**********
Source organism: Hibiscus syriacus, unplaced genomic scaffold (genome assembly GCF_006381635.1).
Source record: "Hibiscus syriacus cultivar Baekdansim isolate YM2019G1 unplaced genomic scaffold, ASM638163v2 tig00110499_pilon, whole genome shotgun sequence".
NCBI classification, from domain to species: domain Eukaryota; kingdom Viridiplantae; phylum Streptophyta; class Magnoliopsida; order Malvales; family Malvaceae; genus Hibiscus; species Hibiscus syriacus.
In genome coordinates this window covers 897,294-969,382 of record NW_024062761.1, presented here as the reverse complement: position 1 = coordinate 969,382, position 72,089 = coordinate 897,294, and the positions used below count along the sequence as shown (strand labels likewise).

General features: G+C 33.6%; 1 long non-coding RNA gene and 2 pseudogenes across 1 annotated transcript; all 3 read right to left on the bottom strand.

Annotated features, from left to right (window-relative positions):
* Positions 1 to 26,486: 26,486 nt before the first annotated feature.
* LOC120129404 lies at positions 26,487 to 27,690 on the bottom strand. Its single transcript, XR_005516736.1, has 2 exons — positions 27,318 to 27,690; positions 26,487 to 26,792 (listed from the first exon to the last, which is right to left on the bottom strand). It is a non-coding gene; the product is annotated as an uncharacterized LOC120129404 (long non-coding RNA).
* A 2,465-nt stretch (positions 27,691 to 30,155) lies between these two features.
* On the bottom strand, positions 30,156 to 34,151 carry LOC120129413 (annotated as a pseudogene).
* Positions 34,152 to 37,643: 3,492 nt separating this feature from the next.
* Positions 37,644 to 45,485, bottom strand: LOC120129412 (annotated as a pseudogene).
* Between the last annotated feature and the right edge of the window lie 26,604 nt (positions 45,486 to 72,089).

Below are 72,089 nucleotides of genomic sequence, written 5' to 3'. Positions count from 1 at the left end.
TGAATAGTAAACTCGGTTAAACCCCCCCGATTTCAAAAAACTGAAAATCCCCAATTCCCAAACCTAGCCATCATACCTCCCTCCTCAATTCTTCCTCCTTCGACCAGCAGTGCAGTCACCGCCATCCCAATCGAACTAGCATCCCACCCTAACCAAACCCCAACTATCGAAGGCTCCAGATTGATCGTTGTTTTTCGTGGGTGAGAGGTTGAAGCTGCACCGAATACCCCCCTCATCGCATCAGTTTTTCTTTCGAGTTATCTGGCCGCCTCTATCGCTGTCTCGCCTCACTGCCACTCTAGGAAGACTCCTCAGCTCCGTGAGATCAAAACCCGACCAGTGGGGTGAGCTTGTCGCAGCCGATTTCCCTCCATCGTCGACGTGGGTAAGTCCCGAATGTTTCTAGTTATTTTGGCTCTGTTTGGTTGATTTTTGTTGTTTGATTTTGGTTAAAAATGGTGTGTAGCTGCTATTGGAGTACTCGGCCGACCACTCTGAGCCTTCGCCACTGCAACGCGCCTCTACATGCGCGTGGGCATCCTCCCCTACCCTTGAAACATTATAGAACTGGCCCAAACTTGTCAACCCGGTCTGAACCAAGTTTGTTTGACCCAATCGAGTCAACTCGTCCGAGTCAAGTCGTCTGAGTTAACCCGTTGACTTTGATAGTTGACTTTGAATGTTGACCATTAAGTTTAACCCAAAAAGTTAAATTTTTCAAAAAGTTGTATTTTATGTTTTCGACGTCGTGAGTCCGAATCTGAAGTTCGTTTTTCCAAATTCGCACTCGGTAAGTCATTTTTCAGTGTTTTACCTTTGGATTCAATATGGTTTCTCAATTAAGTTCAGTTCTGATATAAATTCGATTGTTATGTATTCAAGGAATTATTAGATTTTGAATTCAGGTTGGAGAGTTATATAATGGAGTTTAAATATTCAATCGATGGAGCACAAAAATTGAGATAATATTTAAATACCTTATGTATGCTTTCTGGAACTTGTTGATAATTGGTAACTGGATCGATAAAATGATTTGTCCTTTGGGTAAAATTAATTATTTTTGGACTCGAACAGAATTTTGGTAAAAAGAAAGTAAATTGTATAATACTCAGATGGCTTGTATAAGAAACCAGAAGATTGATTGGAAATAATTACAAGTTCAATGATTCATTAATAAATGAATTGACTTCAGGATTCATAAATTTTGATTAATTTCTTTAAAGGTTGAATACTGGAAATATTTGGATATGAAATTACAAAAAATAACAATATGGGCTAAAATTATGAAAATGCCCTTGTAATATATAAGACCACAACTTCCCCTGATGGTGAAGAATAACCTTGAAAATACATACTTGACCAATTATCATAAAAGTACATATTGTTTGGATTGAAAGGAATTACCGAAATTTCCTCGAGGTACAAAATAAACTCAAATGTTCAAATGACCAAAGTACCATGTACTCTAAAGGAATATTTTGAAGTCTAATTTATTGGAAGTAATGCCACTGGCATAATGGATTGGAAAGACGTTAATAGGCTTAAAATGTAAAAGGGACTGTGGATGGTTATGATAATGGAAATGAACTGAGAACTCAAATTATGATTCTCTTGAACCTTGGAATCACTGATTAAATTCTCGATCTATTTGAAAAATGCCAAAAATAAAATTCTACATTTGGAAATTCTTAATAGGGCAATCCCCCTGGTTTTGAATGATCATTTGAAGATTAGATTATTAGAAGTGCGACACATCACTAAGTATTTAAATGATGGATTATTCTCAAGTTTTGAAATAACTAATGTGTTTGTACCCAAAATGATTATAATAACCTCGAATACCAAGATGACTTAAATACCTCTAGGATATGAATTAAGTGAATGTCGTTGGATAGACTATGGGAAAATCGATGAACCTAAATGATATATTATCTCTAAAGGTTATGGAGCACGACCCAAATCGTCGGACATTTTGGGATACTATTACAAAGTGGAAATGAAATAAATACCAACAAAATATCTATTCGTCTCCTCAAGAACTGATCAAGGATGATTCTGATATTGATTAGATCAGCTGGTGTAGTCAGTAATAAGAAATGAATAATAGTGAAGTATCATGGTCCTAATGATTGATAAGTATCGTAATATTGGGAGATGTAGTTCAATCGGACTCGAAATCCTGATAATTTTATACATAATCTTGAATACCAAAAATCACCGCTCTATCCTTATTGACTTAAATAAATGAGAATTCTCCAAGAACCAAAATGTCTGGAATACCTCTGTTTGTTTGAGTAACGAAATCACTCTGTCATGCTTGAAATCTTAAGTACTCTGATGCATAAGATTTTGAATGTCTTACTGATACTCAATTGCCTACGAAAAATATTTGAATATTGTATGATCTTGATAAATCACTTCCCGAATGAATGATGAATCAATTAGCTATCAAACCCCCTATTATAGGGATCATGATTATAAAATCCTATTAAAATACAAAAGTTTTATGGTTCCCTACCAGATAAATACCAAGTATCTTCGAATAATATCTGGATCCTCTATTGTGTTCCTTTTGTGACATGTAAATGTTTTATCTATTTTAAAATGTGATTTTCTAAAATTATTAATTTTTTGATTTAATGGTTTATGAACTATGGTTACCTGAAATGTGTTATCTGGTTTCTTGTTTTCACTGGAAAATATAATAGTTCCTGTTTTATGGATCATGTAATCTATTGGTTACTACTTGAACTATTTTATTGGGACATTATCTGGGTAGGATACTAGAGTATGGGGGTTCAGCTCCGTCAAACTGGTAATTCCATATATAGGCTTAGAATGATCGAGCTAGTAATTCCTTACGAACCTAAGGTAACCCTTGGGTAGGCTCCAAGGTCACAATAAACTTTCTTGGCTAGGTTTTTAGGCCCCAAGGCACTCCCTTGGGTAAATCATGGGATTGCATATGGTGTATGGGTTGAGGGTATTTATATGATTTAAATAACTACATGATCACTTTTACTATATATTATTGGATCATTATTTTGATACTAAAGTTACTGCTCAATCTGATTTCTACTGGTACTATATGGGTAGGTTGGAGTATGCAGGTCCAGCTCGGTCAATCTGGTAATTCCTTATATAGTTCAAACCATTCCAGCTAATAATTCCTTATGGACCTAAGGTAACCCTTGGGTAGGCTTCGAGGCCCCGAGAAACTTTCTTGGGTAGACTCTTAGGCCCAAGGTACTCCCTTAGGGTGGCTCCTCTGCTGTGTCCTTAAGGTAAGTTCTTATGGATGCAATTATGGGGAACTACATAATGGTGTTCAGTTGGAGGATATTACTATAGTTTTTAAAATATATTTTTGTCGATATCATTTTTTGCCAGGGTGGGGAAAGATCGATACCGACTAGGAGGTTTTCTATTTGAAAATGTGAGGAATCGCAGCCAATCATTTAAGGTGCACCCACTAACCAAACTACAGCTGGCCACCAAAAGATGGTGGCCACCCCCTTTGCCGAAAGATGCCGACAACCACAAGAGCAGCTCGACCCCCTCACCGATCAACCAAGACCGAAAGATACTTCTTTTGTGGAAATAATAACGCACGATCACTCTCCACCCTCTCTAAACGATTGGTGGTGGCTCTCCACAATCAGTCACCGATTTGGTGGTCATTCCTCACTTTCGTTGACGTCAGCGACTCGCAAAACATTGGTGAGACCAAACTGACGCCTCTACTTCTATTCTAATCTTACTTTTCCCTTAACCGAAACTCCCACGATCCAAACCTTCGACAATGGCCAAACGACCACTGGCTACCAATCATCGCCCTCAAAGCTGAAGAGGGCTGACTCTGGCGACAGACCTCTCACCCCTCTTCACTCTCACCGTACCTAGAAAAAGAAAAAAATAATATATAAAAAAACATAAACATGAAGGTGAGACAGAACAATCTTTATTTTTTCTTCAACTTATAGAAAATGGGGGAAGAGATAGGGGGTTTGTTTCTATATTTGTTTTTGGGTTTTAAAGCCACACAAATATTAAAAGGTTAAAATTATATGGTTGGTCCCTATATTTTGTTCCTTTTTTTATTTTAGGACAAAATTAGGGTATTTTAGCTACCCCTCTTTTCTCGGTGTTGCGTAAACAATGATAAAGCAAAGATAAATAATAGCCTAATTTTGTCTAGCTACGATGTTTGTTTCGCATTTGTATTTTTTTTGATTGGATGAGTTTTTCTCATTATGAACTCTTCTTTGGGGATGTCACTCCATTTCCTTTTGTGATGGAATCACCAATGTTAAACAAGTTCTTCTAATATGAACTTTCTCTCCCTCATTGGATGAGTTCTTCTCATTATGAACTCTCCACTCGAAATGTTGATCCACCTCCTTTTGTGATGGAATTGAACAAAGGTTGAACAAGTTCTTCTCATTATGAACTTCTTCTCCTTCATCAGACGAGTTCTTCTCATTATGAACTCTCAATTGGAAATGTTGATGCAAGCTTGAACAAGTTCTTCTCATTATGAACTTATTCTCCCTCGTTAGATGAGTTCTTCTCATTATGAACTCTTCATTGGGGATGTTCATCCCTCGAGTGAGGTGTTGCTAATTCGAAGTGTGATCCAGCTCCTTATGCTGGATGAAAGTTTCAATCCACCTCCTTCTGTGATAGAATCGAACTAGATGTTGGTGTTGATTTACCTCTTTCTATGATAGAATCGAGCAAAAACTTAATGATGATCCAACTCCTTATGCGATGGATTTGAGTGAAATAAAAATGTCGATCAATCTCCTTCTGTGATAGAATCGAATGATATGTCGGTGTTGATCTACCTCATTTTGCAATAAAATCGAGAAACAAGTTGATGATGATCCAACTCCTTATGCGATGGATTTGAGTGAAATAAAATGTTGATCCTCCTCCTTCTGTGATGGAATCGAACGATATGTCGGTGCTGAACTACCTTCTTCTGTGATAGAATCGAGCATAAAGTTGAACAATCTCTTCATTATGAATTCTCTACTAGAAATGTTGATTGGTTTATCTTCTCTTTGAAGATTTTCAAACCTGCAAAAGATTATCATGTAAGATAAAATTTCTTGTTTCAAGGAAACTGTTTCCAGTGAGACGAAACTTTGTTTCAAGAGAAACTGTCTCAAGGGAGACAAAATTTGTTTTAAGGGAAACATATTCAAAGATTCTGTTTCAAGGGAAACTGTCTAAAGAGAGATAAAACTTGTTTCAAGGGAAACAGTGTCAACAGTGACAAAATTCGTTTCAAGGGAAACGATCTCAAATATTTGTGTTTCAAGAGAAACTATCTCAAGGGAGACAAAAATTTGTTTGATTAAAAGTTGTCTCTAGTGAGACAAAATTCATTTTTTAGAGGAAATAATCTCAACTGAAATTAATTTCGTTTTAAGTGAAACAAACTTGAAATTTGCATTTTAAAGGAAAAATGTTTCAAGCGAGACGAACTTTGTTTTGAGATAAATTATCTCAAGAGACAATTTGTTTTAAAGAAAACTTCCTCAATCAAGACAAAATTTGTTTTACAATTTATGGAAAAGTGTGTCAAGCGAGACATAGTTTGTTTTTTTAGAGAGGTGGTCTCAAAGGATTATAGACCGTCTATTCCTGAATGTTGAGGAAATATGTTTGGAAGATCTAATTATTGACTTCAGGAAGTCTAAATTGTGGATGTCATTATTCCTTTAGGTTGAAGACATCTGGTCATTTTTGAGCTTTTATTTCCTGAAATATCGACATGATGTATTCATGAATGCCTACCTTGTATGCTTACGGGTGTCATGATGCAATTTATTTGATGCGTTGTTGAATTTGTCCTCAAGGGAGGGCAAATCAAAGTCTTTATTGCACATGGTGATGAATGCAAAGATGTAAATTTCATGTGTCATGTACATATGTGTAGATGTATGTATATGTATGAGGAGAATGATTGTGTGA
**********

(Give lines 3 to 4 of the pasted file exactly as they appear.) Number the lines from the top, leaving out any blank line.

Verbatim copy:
NCBI classification, from domain to species: domain Eukaryota; kingdom Viridiplantae; phylum Streptophyta; class Magnoliopsida; order Malvales; family Malvaceae; genus Hibiscus; species Hibiscus syriacus.
In genome coordinates this window covers 897,294-969,382 of record NW_024062761.1, presented here as the reverse complement: position 1 = coordinate 969,382, position 72,089 = coordinate 897,294, and the positions used below count along the sequence as shown (strand labels likewise).